Category - W.E.B. Du Bois
As Curtis Evans of the Florida State University Department of Religion concluded in his article W.E.B. Du Bois: Interpreting Religion and the Problem of the Negro Church, Du Bois’s methodological contributions to a more accurate, nuanced and humane portrayal of the African-American community in the late 19th and early 20th centuries “included his ethnographic approach of observation in a time when it was regarded as pollution to live and work among African Americans. His recognition of blacks’ humanity, his affirmation of the viability and continuing influence of African culture, and his assertion of the partial autonomy and cultural creativity of blacks were crucial achievements for his day. Du Bois’s detailed studies of local black communities were prescient in that they remind us in important ways of contemporary suspicions of grand narratives and abstractions. Du Bois deserves the recent attention that he has garnered for enriching our knowledge of African American life and providing us with insight into the difficult process of coming to know ourselves and our common humanity more fully.”
I do not agree, however, with Dr. Evan’s assertion that “The construction of the Negro Church (and its now common appellation, the “Black Church”) has obscured the very real differences among African Americans that Du Bois himself detected and it has rendered invisible or regressive those black religious groups and practices that do not fit into such categories as progressive or prophetic. Perhaps this is one of the most ironic of Du Bois’s legacies in light of his earlier methodological contributions.”
First, the Black Church isn’t today and never has been monolithic in its expression of the Christian faith or its degree of emphasis on progressive or prophetic applications of that faith. While I believe it is true as the distinguished Reverend Samuel DeWitt Proctor has observed that there is a commonality of the experience and consciousness of shared oppression that binds the differing Black churches together, it is clear that vibrant and relevant Black denominations and churches of all sociological persuasions and expressions exist today and are important in the Black community and beyond. It is true that some Black church denominations and individual churches participated in or emphasized progressive causes to different degrees during the Civil Rights movement and to this day, but to conclude that the Black church has rendered “invisible or regressive” those black religious groups and practices that do not fit into such categories as progressive or prophetic is a stretch. I thank God for those Black denominations, preachers and public intellectuals (like Richard Allen, Absalom Jones, Frederick Douglass, James Thurman, Dr. Martin Luther King, Jr., Gardner C. Taylor, Katie Cannon, James Cone, Cornel West, Traci Blackmon and many others) who have done so much to develop and enrich the Black church and community with a correct scriptural exegesis and hermeneutic of unapologetically progressive and prophetic theology and its outworking in empowering and helping to achieve much to date in Black emancipation, justice and equity. Much more remains to be done. But I also thank God for those Black denominations, churches and preachers who differ(ed) in their emphases, but nonetheless have helped to sustain millions throughout extremely difficult decades of social, economic and judicial repression in our country. Neither their existence nor their impact have been or are invisible.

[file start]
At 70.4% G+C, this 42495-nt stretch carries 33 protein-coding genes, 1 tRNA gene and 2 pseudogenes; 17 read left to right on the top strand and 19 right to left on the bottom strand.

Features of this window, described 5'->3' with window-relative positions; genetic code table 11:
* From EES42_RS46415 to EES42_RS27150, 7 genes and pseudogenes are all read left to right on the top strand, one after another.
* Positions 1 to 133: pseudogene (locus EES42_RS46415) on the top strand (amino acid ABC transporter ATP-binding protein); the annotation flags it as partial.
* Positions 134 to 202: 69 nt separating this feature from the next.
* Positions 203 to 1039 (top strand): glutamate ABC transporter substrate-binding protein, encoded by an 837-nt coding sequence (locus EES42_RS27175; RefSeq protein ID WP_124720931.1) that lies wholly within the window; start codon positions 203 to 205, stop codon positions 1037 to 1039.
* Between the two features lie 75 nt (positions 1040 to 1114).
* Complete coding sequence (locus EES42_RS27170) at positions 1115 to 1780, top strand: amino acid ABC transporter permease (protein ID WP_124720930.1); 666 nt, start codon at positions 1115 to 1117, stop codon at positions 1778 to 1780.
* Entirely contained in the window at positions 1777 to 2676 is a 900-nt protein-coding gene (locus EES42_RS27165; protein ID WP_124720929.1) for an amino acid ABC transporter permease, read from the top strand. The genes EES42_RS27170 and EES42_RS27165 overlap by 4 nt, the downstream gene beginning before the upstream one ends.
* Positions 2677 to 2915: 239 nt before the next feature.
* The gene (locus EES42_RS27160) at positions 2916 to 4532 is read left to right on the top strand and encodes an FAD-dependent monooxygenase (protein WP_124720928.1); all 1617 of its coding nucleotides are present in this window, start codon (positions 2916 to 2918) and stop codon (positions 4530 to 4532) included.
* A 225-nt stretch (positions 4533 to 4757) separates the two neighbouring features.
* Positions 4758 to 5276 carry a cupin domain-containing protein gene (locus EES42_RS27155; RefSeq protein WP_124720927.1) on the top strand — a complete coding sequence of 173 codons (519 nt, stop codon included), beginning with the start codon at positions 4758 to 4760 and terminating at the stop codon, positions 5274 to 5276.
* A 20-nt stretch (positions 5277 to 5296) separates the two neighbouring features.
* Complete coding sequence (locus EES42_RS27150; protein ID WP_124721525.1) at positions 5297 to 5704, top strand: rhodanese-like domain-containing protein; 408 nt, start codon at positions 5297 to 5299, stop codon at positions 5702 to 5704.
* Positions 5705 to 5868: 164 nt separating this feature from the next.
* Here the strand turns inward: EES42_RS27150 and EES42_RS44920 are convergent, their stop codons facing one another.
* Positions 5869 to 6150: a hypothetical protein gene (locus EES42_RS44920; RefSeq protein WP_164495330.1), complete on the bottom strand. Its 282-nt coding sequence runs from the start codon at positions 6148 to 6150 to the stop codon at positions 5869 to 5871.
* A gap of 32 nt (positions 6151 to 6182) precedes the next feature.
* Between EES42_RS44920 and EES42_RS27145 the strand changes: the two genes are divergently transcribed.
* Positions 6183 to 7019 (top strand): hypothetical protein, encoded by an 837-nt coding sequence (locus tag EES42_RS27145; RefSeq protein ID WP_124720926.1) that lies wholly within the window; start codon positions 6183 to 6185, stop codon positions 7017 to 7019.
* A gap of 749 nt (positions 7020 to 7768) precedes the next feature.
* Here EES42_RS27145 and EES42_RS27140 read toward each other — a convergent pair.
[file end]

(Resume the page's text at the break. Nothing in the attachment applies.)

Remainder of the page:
Nor do I agree with Dr. Evans’ conclusion that any such “invisibility” (even if it existed) could be credibly attributed to the legacy of Du Bois’s research, “ironic” or otherwise. Dr. Evans provides no support for such a conclusion, and it is a bridge too far to believe that such a result could be laid at the feet of Dr. Du Bois.
Nevertheless, Dr. Evans correctly documents certain criticism Du Bois levied at the Black Church in his day, whether valid or not. Such criticisms should be acknowledged to be fair to Dr. Du Bois’ full record, but not taken as cast in stone or applied monolithically to the Black Church, then or now.
Dr. Evan’s essay can be found online at https://academic.oup.com/jaar/article/75/2/268/692008